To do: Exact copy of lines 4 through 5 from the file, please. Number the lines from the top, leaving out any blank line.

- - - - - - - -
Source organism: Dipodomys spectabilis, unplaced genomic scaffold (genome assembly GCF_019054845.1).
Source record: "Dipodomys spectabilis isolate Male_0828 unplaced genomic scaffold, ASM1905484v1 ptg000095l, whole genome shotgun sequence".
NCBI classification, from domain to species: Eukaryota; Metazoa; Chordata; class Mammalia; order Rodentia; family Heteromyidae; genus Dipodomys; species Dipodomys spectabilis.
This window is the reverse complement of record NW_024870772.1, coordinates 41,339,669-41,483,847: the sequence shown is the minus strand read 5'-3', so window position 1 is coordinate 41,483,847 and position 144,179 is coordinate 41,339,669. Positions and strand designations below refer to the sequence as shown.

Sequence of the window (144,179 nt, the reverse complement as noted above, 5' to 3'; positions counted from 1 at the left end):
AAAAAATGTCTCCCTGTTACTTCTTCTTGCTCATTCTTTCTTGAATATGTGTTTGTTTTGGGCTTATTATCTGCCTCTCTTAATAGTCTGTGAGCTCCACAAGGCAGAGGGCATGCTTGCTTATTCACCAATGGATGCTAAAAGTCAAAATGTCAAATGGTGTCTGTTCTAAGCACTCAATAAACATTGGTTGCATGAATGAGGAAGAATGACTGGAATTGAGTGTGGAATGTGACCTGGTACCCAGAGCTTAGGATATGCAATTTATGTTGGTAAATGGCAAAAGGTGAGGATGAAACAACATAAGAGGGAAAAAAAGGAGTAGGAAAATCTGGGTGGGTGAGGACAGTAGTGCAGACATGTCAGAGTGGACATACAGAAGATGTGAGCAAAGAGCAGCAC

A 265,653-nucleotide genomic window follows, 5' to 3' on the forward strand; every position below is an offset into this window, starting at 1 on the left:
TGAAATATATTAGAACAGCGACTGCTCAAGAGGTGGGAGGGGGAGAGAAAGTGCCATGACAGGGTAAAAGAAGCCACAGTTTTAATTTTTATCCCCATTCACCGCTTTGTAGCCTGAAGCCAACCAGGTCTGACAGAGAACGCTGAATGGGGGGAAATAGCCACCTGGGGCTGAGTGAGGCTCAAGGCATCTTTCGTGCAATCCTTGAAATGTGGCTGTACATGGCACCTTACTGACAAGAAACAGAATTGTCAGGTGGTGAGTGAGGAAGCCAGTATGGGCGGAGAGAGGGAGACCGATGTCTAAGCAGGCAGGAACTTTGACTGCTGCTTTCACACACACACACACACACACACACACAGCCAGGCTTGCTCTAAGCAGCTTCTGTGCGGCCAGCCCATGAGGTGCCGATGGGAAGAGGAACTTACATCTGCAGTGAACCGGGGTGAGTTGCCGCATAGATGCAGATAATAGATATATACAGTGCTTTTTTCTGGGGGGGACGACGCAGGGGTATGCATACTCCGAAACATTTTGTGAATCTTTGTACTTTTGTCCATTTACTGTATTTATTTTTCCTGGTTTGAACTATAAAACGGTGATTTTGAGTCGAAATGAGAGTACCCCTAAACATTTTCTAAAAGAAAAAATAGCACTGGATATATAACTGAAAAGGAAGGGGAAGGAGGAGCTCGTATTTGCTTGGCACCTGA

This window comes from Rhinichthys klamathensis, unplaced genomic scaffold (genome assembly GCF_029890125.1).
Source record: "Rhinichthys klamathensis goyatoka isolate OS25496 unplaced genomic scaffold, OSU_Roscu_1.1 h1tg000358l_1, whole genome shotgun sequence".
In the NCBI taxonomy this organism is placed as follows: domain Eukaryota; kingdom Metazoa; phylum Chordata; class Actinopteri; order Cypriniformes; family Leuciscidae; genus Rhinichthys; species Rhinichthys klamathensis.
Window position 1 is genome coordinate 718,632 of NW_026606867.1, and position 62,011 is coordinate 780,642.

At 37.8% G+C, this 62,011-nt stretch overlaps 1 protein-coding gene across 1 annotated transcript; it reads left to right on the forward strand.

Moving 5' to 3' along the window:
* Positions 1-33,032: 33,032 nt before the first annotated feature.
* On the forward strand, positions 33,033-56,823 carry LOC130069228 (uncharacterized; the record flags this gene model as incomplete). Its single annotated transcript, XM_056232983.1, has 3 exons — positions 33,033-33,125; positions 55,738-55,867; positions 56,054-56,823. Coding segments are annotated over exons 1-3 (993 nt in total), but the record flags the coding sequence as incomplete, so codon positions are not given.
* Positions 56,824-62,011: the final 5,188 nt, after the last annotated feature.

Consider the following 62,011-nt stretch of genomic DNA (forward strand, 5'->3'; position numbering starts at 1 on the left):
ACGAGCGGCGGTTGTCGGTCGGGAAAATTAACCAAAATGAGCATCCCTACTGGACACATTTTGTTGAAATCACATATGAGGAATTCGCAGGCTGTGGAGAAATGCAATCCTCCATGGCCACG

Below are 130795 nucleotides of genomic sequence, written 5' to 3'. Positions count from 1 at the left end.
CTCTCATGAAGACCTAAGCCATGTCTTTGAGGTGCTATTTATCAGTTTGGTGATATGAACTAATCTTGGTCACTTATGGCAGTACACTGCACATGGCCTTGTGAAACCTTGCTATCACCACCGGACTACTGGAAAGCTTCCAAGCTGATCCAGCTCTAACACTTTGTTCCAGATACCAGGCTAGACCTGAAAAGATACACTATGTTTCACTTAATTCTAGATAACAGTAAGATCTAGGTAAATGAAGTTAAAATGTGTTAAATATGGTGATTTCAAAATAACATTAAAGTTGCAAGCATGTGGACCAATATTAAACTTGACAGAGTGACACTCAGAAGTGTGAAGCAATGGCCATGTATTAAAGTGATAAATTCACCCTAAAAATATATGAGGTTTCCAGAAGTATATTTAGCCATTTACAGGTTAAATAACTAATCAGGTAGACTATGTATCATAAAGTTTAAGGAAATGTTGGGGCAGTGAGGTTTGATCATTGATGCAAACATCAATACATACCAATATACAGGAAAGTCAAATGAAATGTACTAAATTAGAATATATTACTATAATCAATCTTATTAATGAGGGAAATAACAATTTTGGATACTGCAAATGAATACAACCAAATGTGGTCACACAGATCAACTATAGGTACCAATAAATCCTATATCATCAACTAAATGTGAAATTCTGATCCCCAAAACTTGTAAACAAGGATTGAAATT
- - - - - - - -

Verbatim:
This window is the reverse complement of record NW_024870772.1, coordinates 41,339,669-41,483,847: the sequence shown is the minus strand read 5'-3', so window position 1 is coordinate 41,483,847 and position 144,179 is coordinate 41,339,669. Positions and strand designations below refer to the sequence as shown.

Sequence of the window (144,179 nt, the reverse complement as noted above, 5' to 3'; positions counted from 1 at the left end):